# Determine all real x in x^n+x^(-n)

#### lfdahl

##### Well-known member
Determine all real $x$ such that

$$x^n+x^{-n}$$

is an integer for any integer $n$

Source: Nordic Math. Contest

#### Monoxdifly

##### Well-known member
–1, 0, and 1, because for any other whole numbers, $$\displaystyle x^{–n}$$ will become fraction while for fractions, $$\displaystyle x^n$$ will stay fraction.

##### Well-known member
–1, 0, and 1, because for any other whole numbers, $$\displaystyle x^{–n}$$ will become fraction while for fractions, $$\displaystyle x^n$$ will stay fraction.

zero is not valid. so x = -1 or 1

#### lfdahl

##### Well-known member
–1, 0, and 1, because for any other whole numbers, $$\displaystyle x^{–n}$$ will become fraction while for fractions, $$\displaystyle x^n$$ will stay fraction.
Hi, Monoxdifly

Your conclusion is wrong. Try e.g. the value: $x = 2 + \sqrt{3}$. (and $x=0$ is not valid as pointed out by kaliprasad )

#### Opalg

##### MHB Oldtimer
Staff member
Determine all real $x$ such that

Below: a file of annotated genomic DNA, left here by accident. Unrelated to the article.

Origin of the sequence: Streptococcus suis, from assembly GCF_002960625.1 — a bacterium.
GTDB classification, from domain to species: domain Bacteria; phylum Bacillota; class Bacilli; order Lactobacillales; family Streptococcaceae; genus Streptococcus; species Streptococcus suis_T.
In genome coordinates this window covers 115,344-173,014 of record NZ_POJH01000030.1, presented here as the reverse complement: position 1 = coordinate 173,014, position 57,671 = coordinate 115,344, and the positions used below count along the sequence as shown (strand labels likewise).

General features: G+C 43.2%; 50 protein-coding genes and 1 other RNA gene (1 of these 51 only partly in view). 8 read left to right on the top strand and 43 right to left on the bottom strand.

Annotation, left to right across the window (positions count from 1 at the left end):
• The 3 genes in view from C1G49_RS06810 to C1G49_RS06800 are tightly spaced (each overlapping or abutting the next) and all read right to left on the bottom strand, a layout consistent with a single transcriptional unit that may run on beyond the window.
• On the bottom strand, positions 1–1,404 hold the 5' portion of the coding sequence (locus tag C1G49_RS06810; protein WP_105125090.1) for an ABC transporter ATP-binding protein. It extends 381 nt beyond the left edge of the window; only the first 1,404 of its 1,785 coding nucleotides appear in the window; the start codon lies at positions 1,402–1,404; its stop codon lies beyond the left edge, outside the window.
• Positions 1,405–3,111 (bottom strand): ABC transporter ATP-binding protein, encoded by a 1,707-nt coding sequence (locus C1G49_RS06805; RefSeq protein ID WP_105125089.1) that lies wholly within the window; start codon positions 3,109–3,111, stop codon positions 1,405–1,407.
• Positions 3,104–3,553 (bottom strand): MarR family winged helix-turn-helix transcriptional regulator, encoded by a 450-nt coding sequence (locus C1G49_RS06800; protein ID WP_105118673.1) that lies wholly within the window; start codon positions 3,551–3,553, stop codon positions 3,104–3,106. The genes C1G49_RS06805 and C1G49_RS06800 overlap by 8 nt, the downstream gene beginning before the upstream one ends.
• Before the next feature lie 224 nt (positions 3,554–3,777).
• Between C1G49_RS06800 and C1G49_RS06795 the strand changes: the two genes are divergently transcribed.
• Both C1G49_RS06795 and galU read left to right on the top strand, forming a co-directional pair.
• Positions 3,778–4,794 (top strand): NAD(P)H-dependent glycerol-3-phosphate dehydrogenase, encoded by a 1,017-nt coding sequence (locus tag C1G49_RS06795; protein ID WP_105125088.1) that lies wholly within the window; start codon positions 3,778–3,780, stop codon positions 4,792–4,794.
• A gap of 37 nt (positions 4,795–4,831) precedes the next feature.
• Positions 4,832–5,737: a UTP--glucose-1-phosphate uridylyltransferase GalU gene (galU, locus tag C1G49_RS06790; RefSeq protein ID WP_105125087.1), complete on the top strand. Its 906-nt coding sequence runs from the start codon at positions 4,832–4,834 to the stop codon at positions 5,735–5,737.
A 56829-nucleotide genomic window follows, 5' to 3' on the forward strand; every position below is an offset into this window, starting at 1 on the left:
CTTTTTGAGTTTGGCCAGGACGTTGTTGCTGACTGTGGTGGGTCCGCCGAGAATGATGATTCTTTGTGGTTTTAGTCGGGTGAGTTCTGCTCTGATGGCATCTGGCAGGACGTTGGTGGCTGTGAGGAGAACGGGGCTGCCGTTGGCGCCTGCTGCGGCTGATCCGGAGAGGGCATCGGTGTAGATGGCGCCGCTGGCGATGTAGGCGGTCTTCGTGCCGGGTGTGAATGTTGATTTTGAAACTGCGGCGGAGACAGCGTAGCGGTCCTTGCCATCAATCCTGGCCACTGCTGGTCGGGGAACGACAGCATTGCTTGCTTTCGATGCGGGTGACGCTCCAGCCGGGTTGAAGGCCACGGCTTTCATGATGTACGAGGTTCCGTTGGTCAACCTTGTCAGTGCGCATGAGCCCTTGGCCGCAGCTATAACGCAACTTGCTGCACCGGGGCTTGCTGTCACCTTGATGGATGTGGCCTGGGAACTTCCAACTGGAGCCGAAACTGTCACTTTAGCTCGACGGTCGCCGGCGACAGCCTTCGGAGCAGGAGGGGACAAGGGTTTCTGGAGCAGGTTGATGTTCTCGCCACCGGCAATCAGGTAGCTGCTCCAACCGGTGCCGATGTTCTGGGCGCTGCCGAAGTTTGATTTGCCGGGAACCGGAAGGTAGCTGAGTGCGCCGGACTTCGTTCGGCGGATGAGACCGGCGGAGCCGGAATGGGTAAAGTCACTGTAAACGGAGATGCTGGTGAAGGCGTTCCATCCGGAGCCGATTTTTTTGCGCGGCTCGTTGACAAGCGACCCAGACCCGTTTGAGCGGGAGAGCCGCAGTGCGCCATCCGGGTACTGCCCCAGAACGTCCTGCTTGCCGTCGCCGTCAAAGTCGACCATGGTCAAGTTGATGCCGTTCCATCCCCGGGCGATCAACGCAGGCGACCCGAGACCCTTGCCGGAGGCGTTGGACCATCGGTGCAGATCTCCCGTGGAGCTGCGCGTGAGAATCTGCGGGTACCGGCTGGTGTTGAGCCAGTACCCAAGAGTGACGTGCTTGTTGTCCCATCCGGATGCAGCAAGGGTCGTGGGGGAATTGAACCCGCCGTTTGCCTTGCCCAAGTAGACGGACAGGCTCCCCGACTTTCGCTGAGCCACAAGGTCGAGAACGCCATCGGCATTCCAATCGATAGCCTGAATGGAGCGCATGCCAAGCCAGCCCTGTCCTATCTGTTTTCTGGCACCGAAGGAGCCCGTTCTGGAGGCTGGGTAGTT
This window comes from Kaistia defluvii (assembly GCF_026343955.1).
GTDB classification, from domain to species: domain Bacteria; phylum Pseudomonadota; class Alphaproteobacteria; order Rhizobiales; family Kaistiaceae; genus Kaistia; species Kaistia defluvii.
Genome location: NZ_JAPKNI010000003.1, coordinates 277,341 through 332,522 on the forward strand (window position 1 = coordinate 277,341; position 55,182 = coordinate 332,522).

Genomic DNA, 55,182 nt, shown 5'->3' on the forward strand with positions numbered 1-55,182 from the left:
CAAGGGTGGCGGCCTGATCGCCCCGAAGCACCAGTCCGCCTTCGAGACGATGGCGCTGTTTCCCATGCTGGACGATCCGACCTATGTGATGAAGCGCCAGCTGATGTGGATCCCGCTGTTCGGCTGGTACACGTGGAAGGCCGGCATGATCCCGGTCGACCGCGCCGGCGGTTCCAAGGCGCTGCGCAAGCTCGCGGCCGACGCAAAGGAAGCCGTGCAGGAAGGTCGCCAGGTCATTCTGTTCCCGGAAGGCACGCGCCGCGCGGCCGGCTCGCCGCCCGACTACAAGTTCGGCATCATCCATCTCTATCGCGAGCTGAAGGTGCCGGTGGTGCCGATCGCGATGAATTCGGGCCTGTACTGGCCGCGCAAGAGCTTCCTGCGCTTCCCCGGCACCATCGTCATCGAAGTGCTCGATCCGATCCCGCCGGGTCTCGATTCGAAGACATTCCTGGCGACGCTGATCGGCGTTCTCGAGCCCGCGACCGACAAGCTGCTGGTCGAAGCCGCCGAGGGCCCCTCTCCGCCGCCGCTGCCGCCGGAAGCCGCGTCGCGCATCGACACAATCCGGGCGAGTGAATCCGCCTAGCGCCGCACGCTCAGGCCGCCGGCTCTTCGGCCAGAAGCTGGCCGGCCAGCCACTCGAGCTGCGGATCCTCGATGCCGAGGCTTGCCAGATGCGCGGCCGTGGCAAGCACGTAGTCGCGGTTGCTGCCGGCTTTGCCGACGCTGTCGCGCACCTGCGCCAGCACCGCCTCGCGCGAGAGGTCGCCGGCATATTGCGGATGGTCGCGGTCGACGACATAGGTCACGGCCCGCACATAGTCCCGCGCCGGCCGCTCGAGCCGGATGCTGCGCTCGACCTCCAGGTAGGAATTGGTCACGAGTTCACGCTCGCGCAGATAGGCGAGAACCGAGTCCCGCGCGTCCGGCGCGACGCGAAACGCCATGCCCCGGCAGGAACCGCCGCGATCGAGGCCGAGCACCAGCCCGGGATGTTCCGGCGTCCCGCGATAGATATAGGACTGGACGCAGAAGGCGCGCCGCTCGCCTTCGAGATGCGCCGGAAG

$$x^n+x^{-n}$$

is an integer for any integer $n$

Source: Nordic Math. Contest
If $x+x^{-1} = k$ (where $k$ is an integer) then $x^2+x^{-2} = (x+x^{-1})^2 - 2 = k^2-2$, which is also an integer. Similarly, $x^3+x^{-3} = (x+x^{-1})^3 - 3(x+x^{-1})$ is also an integer, and, by an induction argument using the binomial theorem, $x^n+x^{-n}$ is an integer for all integers $n$.

So it is sufficient to find all $x$ such that $x+x^{-1} = k$. But that is a quadratic equation with solutions $x = \frac12\bigl(k \pm\sqrt{k^2-4}\bigr)$. Those solutions are real for all integers $k$ apart from $k = 0$ or $\pm1$.

Thus the general solution is $x = \frac12\bigl(k \pm\sqrt{k^2-4}\bigr)$ ($k\in\Bbb{Z},\ |k|\geqslant2$).

#### lfdahl

##### Well-known member
Hi, Opalg !

Thankyou for your correct answer! I guess, I could save a lot of time writing down the suggested solution, whenever one of your exemplary solutions appears on the screen!